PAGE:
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Friday Flash 03/10/23

Announcing the Agenda for the 2023 Spring Training Conference!

As promised in last week’s FAR & Beyond blog, the Coalition is pleased to share the draft agenda for the 2023 Spring Training Conference – Procurement Watchwords for 2023! The two-day training conference will take place on May 2-3 in Falls Church, Virginia. This year’s Spring Conference focuses on four major procurement “watchword” themes that will serve as driving forces for the acquisition system and government operations over the course of the year: Market ContinuityCybersecuritySupply Chain Security, and Sustainability. Government and industry leaders will share how these watchwords play a major role in shaping procurement policies and programs. We have invited a wide range of agencies to participate in this year’s Spring Training Conference, including DoD, GSA, VA, OMB, CISA, EPA, NASA, FDA, DHA, and DLA. Keep reading to learn more about the lineup of sessions you can look forward to attending on both days!

To view the 2023 Spring Training Conference draft agendas, click here. To register for the conference, click here. Click here to reserve your discounted hotel room.

May 2 – Governmentwide Focus

Consistent with this year’s theme, we have compiled panels throughout the day focused on the four procurement watchwords. Some of the highlights on the governmentwide day include:

Market Continuity – We have invited leadership from GSA’s Federal Acquisition Service (FAS) to share priorities and initiatives from each of their offices. During the FAS Executive Panel, attendees will hear FAS Assistant Commissioners discuss GSA’s continued efforts regarding a number of different procurement programs and how they are moving forward.

Cybersecurity – The Cybersecurity Panel features invited government officials from multiple agencies, including DoD and GSA. During the panel, these officials will address recent developments for multiple cybersecurity measures during the conference, such as the release of the Cybersecurity Maturity Model Certification (CMMC) DFARs rule and FedRAMP authorization.

Supply Chain Security – The third panel of the day focuses on Supply Chain Security, and we have invited both government and industry subject matter experts to address supply chain-focused policies, programs, and regulations that will impact the procurement system. Topics covered during the panel include the Cybersecurity Supply Chain Risk Management (C-SCRM) program, the 2023 National Defense Authorization Act (NDAA), the Defense Production Act, Made in America, and Buy American laws.

Sustainability – The first day’s general sessions will wrap up with a highly informative Sustainability Panel. We have invited government agencies, such as the EPA, to cover sustainability-related programs and policies, such as the FAR proposed rule regarding disclosure of greenhouse gas emissions and climate risk, the Environmentally Preferable Purchasing program, and federal high-performance green buildings.

Following the general sessions, you will not want to miss out on a vast selection of afternoon Market Continuity Panels that will offer a deep-dive into specific agency and governmentwide topics and initiatives, such as:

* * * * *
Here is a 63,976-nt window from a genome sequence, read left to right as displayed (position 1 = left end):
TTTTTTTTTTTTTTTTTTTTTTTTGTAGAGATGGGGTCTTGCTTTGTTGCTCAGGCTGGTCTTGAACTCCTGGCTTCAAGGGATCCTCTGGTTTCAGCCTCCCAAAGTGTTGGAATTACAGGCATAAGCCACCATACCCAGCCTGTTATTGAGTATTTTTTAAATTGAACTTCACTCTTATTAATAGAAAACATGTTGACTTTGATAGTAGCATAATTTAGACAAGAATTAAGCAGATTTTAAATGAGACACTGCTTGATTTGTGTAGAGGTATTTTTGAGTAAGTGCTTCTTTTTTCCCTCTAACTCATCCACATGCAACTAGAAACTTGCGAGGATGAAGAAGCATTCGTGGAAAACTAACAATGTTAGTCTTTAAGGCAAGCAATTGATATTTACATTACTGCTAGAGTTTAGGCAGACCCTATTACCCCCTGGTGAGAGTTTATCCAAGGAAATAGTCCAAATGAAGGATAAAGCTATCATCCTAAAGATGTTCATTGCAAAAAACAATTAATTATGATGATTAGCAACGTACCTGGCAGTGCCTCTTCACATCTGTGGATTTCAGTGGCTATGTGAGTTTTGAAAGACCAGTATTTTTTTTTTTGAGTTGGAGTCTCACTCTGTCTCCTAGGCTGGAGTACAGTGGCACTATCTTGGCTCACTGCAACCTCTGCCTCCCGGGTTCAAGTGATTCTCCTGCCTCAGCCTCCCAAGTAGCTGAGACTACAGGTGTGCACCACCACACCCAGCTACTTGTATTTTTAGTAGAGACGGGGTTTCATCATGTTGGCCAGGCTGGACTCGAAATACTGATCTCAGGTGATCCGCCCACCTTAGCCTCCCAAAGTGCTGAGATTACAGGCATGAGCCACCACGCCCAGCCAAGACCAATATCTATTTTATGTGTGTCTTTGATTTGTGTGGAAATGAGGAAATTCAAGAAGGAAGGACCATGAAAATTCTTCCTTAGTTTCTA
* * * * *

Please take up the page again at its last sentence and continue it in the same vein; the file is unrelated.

• OASIS+
  • Alliant 3
  • Other Transaction Authorities
  • GSA Schedules
  • GSA’s Office of the Future
  • NITAAC Contracting
  • Assisted Acquisition Services
  • GSA Global Supplies and Services
  • Congressional Updates

May 3 – Healthcare Focus

Once again, we have put together multiple sessions that highlight the four watchwords, specifically focused on healthcare procurement.

Market Continuity – In the morning, we have invited VA leadership to participate in back-to-back panels to discuss their ongoing efforts to provide support to veterans and VA healthcare facilities. The first panel invites leaders from the VA’s Office of Acquisition, Logistics, and Construction (OALC). Following this panel, we will hear from the Veteran Health Administration (VHA) on their organization’s initiatives.

Sustainability – During our lunch break, we look forward to hearing an update on how sustainability requirements, such as the greenhouse gas disclosures proposed rule, will specifically impact federal healthcare contractors in the present and future.

Cyber and Supply Chain Security – In the afternoon, government and industry experts from multiple agencies, including DLA, NIH, FDA, and the VA, have been invited to participate on the Cyber and Supply Chain Security Panel focused on healthcare technology systems and efforts to strengthen the medical supply chain.

Be sure to check out the draft agenda to learn about the afternoon’s Market Continuity Panels, which will provide the latest in-depth information on agency programs, such as:

  • Medical/Surgical Prime Vendor (MSPV) Program
  • VA Pharmacy Benefit Management Services
  • Medical Device Cybersecurity
  • DHA and DLA Pharmaceutical Prime Vendors
  • DLA MSPV and ECAT Programs
  • VA Prosthetics

We hope that you are as excited as we are about two full days of networking with the acquisition community and learning from procurement leaders across the government and industry!

As always, we would like to thank our current sponsors for their continued support of the Coalition and the Spring Training Conference. Our sponsors include:

  • Platinum Sponsors: AvKARE and McKesson
  • Silver Sponsor: Sheppard Mullin
  • Coffee & Networking Sponsor: SAIC

“Developments in Cybersecurity Policy” Meeting, March 24